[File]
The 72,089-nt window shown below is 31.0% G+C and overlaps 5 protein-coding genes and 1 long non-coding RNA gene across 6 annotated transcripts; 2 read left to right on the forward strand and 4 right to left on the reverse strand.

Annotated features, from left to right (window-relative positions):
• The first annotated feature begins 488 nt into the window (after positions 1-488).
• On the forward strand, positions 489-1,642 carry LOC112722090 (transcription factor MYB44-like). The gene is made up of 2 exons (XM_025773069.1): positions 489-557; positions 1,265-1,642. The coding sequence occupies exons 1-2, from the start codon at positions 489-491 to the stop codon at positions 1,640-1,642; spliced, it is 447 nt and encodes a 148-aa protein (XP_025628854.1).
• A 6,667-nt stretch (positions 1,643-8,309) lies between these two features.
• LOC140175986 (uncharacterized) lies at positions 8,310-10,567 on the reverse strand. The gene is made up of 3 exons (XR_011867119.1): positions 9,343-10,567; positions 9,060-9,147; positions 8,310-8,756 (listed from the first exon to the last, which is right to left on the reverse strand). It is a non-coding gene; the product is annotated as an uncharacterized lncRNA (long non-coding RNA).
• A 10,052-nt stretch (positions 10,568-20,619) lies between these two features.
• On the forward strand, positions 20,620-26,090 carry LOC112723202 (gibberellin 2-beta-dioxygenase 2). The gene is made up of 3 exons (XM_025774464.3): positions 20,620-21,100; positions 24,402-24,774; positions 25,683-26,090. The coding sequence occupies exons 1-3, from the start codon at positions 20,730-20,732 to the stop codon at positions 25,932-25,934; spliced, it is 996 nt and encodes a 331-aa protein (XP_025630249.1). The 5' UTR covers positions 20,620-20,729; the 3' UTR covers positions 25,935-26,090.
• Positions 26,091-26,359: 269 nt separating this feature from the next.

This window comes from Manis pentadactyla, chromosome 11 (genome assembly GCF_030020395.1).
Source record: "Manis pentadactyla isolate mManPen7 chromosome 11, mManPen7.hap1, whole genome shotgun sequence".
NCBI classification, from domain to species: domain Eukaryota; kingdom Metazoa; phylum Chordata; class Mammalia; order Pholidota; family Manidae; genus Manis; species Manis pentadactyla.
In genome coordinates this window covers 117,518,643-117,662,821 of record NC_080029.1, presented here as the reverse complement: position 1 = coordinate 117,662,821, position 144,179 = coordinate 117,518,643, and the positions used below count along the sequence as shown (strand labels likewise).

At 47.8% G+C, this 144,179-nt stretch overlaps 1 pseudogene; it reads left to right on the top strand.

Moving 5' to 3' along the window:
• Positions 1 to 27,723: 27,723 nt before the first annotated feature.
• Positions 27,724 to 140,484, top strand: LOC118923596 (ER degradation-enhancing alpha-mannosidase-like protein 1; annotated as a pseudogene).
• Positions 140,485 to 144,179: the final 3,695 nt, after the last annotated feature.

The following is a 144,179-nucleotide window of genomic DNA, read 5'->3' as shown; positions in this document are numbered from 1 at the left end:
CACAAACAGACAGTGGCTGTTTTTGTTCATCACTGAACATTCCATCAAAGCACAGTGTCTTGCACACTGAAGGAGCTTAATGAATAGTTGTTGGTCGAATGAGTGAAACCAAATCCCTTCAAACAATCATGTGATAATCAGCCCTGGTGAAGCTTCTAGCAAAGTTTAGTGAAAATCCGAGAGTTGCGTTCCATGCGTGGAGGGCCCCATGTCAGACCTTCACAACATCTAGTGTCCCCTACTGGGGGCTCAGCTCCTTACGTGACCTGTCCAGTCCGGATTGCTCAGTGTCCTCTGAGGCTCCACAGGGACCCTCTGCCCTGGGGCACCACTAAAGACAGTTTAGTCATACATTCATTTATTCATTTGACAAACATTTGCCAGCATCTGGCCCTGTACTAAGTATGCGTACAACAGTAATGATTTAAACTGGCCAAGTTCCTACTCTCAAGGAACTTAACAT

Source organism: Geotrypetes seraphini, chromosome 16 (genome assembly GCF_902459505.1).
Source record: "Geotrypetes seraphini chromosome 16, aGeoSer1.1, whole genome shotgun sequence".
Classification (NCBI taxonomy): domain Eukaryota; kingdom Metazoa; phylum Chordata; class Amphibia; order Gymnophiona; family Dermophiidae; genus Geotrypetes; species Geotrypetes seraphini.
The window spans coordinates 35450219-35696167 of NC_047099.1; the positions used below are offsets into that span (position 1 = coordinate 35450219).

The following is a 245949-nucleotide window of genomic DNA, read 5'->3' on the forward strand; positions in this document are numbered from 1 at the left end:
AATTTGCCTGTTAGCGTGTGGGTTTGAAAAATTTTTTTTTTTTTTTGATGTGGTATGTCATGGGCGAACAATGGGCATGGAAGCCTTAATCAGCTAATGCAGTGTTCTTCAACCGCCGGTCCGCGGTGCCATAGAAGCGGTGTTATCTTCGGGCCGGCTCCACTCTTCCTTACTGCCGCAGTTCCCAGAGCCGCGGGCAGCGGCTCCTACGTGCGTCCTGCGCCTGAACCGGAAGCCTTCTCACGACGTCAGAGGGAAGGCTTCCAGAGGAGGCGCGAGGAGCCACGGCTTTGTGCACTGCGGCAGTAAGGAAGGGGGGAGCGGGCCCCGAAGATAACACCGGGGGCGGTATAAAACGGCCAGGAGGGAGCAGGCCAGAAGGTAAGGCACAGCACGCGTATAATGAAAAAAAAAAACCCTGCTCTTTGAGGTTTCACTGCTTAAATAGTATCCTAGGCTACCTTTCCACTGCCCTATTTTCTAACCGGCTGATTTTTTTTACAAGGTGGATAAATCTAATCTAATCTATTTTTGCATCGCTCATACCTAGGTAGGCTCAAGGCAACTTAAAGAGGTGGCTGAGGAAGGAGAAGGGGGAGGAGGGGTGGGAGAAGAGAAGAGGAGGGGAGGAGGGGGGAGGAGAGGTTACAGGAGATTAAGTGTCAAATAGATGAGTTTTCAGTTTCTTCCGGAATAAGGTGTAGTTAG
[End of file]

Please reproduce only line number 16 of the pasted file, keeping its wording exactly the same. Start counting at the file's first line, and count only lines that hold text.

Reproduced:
• Positions 1 to 27,723: 27,723 nt before the first annotated feature.